Mrs. Karen Kraft Sloan: Well, maybe after our discussion this morning you may have some other ideas.

Dr. David Green: Possibly so.

Mrs. Karen Kraft Sloan: And you're more than welcome to make another submission to the committee, through the chair and the clerk.

The Chair: Thank you, Madame Kraft Sloan.

We'll conclude. Just allow me two brief questions.

Dr. Festa-Bianchet, would you bring the committee up to date on what is happening in the province of Quebec in coming forward with strong legislation, considering the fact that under the present legislation, of the species listed, some 24% or so—working from memory—have been adopted by the government and the others have not?

• 1120

Dr. Marco Festa-Bianchet: I live in Quebec, but obviously I cannot speak for what's happening in Quebec and what has to do with the Quebec government. There is provincial legislation for the protection of species. There is a list of species that are protected and a list of species susceptible to be included on the list. I can't really speak to you in terms of what the Quebec government is planning to do or whether it's planning to change. I'm just a professor at the university. I have nothing to do with it. In fact, I have nothing to do with the Quebec process of listing species. I have personal opinions, but I could not say anything as a COSEWIC representative in that sense.

The Chair: Do you have any comments to offer about the fact that some 24% of the species declared as being endangered have been adopted by the Government of Quebec?

Dr. Marco Festa-Bianchet: You mean of the COSEWIC...? The only comment I would offer is that my understanding of the process of getting species into the Quebec provincial legislation is very slow. That may explain why there is this delay. Obviously that is a discrepancy that should not happen. Each province has their own organization.

The Chair: That leads to the next question, and that is whether COSEWIC as a whole is making representations to the provincial governments to ensure a higher percentage of compliance.

Dr. Marco Festa-Bianchet: No, that's not part of COSEWIC's job.

Dr. David Green: That's not our job.

Dr. Marco Festa-Bianchet: We don't tell the provinces what to do. We give a national list with a national status classification of species, but we cannot tell a province to do this or—

The Chair: Dr. Boates, this is not related to Nova Scotia, because it has a very high record in this respect, but the other nine provinces are badly lagging in adopting, politically, the recommendation, the numbers of species recommended by their respective scientific bodies.

Dr. Sherman Boates: I'd like to comment on that, and this is a comment about how we look at law as a tool for protecting species at risk. It's only one of the tools in the toolbox. The most important determinant of how that toolbox is used is this COSEWIC species list. Before there was an accord, before there was a Nova Scotia Endangered Species Act, there was a lot of work going on on endangered species. One might say it wasn't enough or it wasn't good enough, and that's fine. But it's important to consider that law is not the only thing that's going to drive endangered species conservation in Canada. The COSEWIC list will be used by non-government organizations, by communities, by many other people than just the federal endangered species legal list side of it.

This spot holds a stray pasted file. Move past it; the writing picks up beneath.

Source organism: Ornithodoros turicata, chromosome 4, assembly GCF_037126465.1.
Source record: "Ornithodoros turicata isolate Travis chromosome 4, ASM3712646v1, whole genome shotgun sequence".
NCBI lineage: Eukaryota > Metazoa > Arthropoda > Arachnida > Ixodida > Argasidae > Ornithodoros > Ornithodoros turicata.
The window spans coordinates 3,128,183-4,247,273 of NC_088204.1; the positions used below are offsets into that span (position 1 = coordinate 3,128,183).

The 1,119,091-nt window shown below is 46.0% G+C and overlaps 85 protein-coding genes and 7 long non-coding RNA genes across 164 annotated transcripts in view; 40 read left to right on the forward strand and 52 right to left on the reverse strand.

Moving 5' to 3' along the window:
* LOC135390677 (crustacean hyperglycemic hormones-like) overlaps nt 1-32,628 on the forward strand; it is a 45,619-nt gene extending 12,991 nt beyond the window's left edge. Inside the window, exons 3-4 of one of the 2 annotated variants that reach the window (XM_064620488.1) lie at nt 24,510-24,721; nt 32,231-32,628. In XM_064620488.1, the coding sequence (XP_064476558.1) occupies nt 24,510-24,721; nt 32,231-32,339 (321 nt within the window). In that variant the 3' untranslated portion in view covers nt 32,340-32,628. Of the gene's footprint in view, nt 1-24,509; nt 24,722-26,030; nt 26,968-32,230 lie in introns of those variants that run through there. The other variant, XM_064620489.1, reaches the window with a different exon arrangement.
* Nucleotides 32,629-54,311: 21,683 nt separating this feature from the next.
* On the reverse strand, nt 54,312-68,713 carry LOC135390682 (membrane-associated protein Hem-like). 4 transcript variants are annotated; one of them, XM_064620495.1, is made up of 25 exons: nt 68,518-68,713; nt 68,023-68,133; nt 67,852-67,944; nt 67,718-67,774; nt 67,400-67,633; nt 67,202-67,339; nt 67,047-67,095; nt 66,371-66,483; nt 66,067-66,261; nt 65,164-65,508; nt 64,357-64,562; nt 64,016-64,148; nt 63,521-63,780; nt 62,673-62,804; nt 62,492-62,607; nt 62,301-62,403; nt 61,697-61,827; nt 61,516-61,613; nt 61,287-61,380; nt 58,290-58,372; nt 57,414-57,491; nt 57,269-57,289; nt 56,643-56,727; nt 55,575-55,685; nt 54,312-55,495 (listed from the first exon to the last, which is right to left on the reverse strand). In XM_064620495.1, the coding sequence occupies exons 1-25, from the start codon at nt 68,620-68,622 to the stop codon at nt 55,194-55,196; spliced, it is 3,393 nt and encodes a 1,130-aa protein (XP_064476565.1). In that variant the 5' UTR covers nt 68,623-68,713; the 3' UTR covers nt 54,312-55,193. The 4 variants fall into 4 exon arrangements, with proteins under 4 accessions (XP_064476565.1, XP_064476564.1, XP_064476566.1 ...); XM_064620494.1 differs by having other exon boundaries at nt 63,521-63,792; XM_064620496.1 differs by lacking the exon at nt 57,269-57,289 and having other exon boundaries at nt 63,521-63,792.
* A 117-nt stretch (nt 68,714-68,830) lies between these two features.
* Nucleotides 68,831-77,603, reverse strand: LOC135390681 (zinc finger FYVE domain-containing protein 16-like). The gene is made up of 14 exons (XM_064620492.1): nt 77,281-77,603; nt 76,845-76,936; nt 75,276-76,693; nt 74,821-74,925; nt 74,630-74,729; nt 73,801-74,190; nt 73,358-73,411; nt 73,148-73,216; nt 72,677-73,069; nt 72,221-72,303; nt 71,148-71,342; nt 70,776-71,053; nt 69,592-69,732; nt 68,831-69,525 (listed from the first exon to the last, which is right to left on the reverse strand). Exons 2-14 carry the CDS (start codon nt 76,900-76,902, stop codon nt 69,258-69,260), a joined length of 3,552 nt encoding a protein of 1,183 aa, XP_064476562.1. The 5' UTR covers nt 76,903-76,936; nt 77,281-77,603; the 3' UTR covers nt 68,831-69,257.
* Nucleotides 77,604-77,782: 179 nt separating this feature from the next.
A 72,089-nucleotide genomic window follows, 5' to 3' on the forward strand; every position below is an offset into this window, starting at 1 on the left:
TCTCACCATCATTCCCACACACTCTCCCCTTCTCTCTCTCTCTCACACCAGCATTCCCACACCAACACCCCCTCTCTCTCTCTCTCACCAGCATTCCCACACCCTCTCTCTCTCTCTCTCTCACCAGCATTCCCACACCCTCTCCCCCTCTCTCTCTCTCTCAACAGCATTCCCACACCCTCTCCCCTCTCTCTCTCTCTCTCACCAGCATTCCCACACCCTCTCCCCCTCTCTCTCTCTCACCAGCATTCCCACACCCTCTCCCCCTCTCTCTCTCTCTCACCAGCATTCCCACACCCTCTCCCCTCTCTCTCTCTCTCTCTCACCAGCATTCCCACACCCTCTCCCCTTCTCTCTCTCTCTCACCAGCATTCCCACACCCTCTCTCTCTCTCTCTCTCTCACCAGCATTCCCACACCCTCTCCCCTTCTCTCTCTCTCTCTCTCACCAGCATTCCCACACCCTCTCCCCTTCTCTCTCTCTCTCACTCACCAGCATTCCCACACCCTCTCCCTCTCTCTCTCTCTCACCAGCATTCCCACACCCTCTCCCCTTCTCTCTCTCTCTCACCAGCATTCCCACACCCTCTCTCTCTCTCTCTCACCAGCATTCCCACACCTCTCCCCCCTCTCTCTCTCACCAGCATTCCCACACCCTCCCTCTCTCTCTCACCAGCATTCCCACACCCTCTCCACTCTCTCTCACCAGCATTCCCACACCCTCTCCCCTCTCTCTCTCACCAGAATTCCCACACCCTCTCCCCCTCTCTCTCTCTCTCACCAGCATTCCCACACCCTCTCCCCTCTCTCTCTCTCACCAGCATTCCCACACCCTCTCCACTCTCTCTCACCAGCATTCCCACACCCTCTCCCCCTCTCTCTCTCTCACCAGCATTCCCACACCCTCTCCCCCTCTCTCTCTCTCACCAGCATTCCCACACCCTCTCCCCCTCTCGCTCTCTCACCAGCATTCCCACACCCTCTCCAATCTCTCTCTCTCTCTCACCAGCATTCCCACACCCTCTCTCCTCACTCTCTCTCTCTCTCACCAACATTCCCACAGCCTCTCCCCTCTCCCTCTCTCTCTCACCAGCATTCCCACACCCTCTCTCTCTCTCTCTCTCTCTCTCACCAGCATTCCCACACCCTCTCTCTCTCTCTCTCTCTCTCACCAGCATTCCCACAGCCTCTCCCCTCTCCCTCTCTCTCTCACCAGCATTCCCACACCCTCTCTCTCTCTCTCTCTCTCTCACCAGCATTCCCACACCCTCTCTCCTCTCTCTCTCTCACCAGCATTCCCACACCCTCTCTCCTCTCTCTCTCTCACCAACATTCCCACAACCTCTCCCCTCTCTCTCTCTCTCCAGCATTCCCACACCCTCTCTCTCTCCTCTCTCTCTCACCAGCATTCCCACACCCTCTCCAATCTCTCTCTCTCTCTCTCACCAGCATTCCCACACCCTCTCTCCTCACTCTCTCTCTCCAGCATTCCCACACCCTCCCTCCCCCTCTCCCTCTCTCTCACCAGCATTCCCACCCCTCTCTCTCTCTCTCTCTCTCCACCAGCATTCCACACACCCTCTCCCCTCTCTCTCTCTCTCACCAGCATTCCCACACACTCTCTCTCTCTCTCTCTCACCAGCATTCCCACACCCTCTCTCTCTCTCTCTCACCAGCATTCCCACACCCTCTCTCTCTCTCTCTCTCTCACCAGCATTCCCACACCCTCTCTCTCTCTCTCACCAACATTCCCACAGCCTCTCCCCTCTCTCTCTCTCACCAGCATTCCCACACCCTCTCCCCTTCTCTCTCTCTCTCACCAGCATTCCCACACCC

I think it's important, and this is something that's been frustrating even for a province like Nova Scotia, which has the law in place. We often get pats on the back for doing the law, but very rarely do people go the step deeper and look at the programs and the progress we've made outside of law.

So I think when we're evaluating how Quebec is doing or how B.C. is doing, it is critical that we do get to the broader issue beyond just the legal tool.


The Chair: Thank you.

Dr. Green, the last question is addressed to you. It relates to clause 40, which, as you know, provides that a competent minister is expected to determine whether the recovery of listed wildlife species is technically or biologically feasible, based on best available information, including information provided by you people at COSEWIC. Can you tell us under which conditions would a recovery not be technically feasible?

Dr. David Green: Something is extinct. That would do it.

The Chair: Would you launch a recovery for an extinct species in the first place?

Dr. David Green: This is recovery, I'm afraid, and it's outside of what COSEWIC does. I haven't studied that yet. It refers to recovery planning, and any recovery plan should use the information that COSEWIC has devised in order to plot its course. The exact wording of it, I have no comment on.

• 1125

COSEWIC has done a lot of the preliminary research. There is always more research, negotiating, and figuring out that needs to be done in any recovery plan. COSEWIC kicks off these things, and then COSEWIC's role is ended. COSEWIC is stopped. So it's outside, from that point, of what we do.

The Chair: All right. I thought you might have some suggestions to make in that regard.

We are very glad that you were able to come today. We find your input to be very enlightening.

We're also glad that together you have discovered that the bill as presently drafted does not include the short list that you thought was included. So perhaps you may want to follow Mr. Lincoln's suggestion by way of a letter to the committee.

We may see you again. We thank you for the fine work you're doing on behalf of the global community, and we wish you well.

Dr. David Green: Thank you very much.

The Chair: This meeting stands adjourned.